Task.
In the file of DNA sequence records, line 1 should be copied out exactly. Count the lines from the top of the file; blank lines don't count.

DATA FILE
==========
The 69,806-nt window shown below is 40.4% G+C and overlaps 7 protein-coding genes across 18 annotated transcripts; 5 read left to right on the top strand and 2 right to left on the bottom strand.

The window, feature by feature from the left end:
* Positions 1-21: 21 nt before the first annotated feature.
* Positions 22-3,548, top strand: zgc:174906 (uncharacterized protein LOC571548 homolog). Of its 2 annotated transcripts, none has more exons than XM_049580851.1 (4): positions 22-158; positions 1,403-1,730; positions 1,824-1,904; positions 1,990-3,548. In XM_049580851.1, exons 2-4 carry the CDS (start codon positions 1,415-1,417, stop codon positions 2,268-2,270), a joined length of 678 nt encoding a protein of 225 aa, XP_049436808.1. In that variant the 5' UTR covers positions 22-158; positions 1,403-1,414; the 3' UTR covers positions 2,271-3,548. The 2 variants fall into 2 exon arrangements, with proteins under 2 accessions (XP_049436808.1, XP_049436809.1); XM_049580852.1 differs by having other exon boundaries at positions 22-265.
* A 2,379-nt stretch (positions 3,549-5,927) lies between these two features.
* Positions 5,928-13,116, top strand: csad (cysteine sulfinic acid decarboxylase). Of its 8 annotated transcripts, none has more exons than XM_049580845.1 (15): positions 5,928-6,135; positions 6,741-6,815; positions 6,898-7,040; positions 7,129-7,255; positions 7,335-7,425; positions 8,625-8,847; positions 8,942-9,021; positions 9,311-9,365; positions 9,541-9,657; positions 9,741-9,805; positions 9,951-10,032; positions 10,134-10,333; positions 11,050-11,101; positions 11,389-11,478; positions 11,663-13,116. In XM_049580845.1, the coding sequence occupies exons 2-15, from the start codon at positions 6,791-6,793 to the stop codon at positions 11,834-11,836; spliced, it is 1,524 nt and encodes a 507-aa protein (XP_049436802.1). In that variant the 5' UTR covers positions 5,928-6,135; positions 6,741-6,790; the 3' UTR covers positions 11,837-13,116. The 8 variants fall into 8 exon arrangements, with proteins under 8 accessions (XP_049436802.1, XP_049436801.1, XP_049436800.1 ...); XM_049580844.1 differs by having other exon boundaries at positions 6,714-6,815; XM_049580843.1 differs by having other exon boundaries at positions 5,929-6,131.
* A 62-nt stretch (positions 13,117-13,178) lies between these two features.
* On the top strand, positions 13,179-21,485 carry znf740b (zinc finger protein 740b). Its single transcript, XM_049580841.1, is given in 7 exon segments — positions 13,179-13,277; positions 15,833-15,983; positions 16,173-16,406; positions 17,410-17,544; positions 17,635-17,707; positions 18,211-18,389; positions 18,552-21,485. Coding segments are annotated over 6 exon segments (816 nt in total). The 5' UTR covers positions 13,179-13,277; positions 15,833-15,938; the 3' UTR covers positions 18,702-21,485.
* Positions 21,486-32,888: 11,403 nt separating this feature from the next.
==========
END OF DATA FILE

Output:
The 69,806-nt window shown below is 40.4% G+C and overlaps 7 protein-coding genes across 18 annotated transcripts; 5 read left to right on the top strand and 2 right to left on the bottom strand.